Biden Administration Suspended Oil Leases in the Arctic National Wildlife Refuge

ANWR

In August 2020, the Trump Administration opened the Arctic National Wildlife Refuge (ANWR) in Alaska to oil drilling for the first time. The U.S. Department of the Interior believes that this area can be drilled in a responsible and sustainable manner only taking up 0.01 percent of the 19 million acres of wildlife refuge. At the time of this decision, nearly 70% of Americans apposed drilling in this protected space. The initial land auction was supposed to take place at the end of 2020, but it was noted that the interest in the sale was quite low as most of the larger oil companies avoided the controversial sale. Read More

Renovating the Nation

There have been consistent whispers during the Trump Campaign of a national infrastructure deal just around the corner.   While the whispers persist, there has not been any strong progression towards improving the national infrastructure. Multiple attempts have been made, but they have all fallen apart due to disagreement on the cost associated, where the cash will come from, and what sectors to prioritize. Typically, the first few years of a presidency are difficult to get alignment on topics. Infrastructure improvement seems to be an agreement on both sides. With the senate now split 50/50, Vice President elect, Kamala Harris’ vote could be the sway necessary to nudge the US infrastructure deal into action. With the American Society of Civil Engineers grading out the United states as a D+ on the current infrastructure, we certainly could use some renovations.

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U.S. Shale Producers Race for Permits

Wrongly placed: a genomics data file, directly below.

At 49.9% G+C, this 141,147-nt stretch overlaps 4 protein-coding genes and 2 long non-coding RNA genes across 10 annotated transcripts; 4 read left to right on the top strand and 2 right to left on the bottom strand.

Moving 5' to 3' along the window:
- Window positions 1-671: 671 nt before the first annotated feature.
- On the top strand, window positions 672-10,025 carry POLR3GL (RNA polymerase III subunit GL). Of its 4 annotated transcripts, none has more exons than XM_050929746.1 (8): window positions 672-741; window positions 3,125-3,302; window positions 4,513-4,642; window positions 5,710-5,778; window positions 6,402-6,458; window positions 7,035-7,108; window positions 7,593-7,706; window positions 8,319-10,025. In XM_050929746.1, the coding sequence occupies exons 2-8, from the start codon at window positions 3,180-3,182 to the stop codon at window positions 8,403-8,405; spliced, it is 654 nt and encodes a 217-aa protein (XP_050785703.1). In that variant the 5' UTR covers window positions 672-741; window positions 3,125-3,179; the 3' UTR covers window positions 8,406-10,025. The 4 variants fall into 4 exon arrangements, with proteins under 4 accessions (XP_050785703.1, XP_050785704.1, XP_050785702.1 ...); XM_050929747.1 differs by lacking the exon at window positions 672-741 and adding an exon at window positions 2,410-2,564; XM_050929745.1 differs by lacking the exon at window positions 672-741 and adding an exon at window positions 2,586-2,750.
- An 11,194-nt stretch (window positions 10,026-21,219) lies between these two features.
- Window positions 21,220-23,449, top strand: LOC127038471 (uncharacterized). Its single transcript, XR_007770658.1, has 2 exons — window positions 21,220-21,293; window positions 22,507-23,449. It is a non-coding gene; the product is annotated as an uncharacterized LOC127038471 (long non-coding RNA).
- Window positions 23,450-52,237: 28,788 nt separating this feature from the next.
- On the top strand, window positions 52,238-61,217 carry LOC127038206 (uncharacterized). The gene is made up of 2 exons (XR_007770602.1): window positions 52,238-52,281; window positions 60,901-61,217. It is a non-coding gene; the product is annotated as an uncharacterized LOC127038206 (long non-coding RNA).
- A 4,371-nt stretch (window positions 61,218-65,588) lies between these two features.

Over the past few months, there has been a drastic increase in U.S. shale producers’ race to acquire drilling permits from the Federal Government. This is due to the upcoming November presidential elections and concerns that a win by Joe Biden could mean a crackdown on oil and gas exploration. According to Reuters, “As of August 24, producers have received 974 permits so far this year for new wells on federal land in the Permian, compared with 1,068 for all last year and 265 in 2018, according to data firm Enverus. In the 90 days up till August 24, producers received 404 permits in the Permian, compared with 225 and 11 in the same period in 2019 and 2018, respectively. The scramble for permits comes despite the weak outlook for oil drilling and prices due to the ongoing coronavirus pandemic.”

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Oil Prices Taking a Breather

Oil prices are edging lower today to $40.58/barrel as bearish sentiment is continuing to mount over concerns of a possible resurgence of COVID-19 cases over the holiday weekend and paring the pause in the incredible rally in equities.

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Cristobal Update

The U.S. Gulf Coast was hit by Tropical Storm Cristobal yesterday, causing offshore oil production to shut down by almost 24%, equating to more than 430,000 barrels per day. According to the U.S. Bureau of Safety and Environmental Enforcement (BSEE), this was a 140,000 barrel per day improvement compared to June 9th. Occidental Petroleum, BP, and Shell were some of the companies who evacuated employees ahead of the storm. There were a total of 188 platforms and rigs evacuated by those operators. Since the last update, 61 of the 643 platforms had still been evacuated in the Gulf of Mexico. Cristobal battered southern Mexico and shut down ports over the past week, before moving through the Gulf of Mexico and depositing heavy rainfall from Louisiana to Florida.

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